How IQ Tests Work (& Don’t Work)
I first noticed a problem with IQ tests after we adopted our three oldest children. They were older when they came into our house, so the school wanted them tested. I was dismayed by the results. (They were not good.) As I looked at the methods used, I noticed a problem. Many of the questions relied on the children being aware of things that you could not take for granted my children would know. My children had been neglected, and did not have a history of paying attention in school. (One of my children, age 10, did not know how to untie his shoes. School had taught him how to tie a shoe, but no one taught him to pull the laces just so. My eight year old did not yet know all of her letter sounds.) Children who have been neglected will likely have lower scores, not because they are that ‘slow,’ but because they have not yet learned.
Through the years we also tested our other children. Different children have different issues with testing. Some are meticulous. They will have difficulty if any test is timed. We had to tell one child to simply put a mark in the circle, go on, then color them in later. He was spending so much time filling in the circles on the test ‘perfectly’ that he never finished!
Other children get stuck on problems they don’t know. If the test has more difficult questions early, they will do worse. Some cannot think once their confidence is broken. A tough question early can skew the rest of the test results.
Still others do not like to sit still. They are highly energetic. If the tests are broken up into sections, with adequate breaks they do better than if they have to sit still and stay on task for long periods of time. Since exceptionally bright children often jump from one topic to another and then back again in their minds, long tests are not good for them. They will test lower than they should if they are made to sit too long.
We also noticed that the IQ tests were not necessarily written by people with high IQs. There were questions that had more than one answer, if you really thought outside the box. Since IQ tends to measure problem solving and lateral thinking skills in the upper ranges, this is also a problem. What we found was the children who truly had great problem solving skills were not the ones who finished the fasted, but the ones who engaged the tester to explain why certain questions were wrong and could not be answered. (I have an uncle who only missed two questions on his SAT. He still maintains that one of them was their error!)
So what does IQ mean? IQ tells you how well you can problem solve. It means you can think outside the box. People with extremely high IQs do not think like an average person. They typically have trouble fitting in, and doing menial, repetitive tasks. You may want them for research, but not for repetitive, detailed things like editing, cleaning or laser eye surgery. You also don’t want them in jobs that require knowing what the average person likes such as advertising, marketing or public relations. (Unless you want to be known as avant-garde or cutting edge, or just odd.)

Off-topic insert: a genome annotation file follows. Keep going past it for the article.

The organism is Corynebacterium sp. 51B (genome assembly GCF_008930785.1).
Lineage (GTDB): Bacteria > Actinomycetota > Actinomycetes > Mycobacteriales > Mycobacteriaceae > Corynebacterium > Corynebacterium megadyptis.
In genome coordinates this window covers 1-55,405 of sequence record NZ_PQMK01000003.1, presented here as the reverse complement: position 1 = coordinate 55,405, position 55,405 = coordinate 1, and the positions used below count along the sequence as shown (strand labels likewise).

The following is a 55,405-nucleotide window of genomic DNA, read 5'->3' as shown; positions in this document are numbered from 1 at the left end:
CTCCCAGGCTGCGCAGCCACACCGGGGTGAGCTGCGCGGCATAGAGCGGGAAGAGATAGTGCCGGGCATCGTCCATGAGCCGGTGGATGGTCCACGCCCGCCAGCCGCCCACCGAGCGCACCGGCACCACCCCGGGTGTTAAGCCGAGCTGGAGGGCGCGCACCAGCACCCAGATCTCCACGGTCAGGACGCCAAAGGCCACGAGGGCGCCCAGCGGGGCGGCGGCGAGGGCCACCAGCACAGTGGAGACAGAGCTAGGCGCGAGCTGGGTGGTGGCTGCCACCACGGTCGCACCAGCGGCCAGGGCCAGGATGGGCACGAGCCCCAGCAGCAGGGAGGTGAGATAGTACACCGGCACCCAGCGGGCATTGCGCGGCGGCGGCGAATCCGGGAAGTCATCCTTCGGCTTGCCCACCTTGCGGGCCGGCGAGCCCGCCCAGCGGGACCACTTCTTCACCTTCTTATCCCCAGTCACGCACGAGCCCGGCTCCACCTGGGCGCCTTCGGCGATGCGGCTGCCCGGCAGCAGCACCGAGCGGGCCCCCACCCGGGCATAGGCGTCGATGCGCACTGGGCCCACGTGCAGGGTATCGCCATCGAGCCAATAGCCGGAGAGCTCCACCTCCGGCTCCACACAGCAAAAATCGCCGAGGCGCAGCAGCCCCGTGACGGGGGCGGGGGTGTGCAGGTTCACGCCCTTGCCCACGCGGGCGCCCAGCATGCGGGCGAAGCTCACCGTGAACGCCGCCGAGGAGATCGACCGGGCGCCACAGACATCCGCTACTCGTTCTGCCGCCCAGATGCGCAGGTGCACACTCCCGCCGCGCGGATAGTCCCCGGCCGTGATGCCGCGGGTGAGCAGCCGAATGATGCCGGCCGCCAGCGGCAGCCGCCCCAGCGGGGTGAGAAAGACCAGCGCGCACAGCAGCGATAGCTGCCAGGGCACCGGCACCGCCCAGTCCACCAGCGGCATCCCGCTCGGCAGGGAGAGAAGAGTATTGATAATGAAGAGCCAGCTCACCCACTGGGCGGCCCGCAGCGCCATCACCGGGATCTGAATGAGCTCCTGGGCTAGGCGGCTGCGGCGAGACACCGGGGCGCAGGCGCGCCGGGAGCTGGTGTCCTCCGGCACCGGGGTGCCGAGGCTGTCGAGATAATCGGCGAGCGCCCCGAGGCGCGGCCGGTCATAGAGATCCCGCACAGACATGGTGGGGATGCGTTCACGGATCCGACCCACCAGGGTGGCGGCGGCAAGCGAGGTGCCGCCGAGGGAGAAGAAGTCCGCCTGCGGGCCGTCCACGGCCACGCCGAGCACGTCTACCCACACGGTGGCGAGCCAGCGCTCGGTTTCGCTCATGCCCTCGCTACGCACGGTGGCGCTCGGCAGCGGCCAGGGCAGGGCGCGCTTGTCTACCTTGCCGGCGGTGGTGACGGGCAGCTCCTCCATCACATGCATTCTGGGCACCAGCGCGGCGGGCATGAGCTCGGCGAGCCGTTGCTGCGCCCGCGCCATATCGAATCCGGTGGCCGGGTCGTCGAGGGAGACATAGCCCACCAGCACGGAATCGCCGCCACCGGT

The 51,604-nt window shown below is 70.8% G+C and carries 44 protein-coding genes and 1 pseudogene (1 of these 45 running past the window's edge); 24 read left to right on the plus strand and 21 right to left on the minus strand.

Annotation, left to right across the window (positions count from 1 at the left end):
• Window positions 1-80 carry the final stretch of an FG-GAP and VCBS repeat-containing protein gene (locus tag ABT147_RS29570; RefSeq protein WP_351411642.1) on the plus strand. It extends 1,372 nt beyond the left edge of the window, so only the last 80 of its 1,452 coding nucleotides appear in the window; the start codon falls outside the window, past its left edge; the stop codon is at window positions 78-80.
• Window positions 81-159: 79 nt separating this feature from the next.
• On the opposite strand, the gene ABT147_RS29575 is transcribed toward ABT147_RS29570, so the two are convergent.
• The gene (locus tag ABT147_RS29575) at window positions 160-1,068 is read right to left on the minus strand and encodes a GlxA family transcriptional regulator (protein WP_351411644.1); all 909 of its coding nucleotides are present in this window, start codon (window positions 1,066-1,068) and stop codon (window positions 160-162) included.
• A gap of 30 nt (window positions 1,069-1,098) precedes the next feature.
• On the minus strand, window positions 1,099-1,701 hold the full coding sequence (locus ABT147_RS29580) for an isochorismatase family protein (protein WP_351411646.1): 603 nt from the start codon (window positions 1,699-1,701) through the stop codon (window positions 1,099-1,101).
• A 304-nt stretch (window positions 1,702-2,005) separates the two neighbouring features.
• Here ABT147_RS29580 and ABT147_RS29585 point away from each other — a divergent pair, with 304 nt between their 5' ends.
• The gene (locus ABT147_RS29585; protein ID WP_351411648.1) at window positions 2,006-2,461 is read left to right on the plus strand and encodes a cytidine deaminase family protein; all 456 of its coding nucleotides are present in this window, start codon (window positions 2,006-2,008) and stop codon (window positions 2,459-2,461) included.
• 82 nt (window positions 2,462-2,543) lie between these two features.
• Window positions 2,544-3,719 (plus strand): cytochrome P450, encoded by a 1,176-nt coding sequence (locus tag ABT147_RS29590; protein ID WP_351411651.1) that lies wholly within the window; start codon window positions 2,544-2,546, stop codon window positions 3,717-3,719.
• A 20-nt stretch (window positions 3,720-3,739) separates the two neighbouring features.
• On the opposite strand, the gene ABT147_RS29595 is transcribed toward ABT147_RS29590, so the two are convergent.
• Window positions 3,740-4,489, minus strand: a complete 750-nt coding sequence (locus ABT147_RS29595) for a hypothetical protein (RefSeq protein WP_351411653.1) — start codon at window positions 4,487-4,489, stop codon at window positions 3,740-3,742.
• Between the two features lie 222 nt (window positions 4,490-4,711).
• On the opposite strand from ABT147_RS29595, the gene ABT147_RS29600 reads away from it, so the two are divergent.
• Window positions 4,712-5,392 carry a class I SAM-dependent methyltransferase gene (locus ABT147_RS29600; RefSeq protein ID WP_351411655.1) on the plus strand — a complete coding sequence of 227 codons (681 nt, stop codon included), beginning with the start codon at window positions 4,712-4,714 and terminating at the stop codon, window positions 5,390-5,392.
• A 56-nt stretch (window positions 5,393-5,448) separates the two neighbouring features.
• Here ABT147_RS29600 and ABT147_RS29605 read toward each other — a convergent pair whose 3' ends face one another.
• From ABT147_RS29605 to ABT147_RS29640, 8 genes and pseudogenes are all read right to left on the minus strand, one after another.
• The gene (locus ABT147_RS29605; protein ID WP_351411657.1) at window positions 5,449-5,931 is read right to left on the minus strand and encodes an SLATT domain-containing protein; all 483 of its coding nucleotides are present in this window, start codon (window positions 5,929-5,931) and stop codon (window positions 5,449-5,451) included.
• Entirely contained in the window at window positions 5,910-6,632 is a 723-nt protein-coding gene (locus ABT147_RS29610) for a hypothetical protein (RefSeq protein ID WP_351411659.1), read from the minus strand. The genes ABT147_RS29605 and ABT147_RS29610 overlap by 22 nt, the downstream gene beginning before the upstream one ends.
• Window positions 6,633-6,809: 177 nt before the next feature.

Different thinking styles lend themselves to excellence in different areas. An incredible artist who is a friend of mine is not good at anything even vaguely administrative. I cannot stand cleaning and housework, yet give me something to research and I will forget to eat. I have a son who has volunteered to continue doing yard work after the rest of the family stopped for the day who cannot stand schoolwork. Everyone is different. Unfortunately, if put in the wrong situations for too long these people are often labeled rebellious or lazy. (I know a brilliant man who ended up stuck in a menial job for various reasons. Due to not being able to fit in he became an alcoholic. Such a waste.)
In raising a wide variety of children (thanks to adoption) we have noticed that high IQ is not that best thing for all jobs. It has its drawbacks. One of my sons is very charismatic, but has an average IQ. He is excelling in his hotel career, being promoted three times in his two months of work. Another of my sons has an incredibly high IQ. He can build anything, and enjoys doing ‘science’ for fun. (Currently he is processing rough gems he mined, and wants to finish them himself.) We laughed at the prospect of him filling in for my son in his hotel job. My gem-cleaning son frequently rubs people the wrong way, even though deep inside he loves people deeply. He just feels the need to be very ‘exact’ when talking, and needs to correct people over minor points. People don’t like this. We often find ourselves telling him, ‘One step too far,’ indicating that the conversation was good, up until that specific point.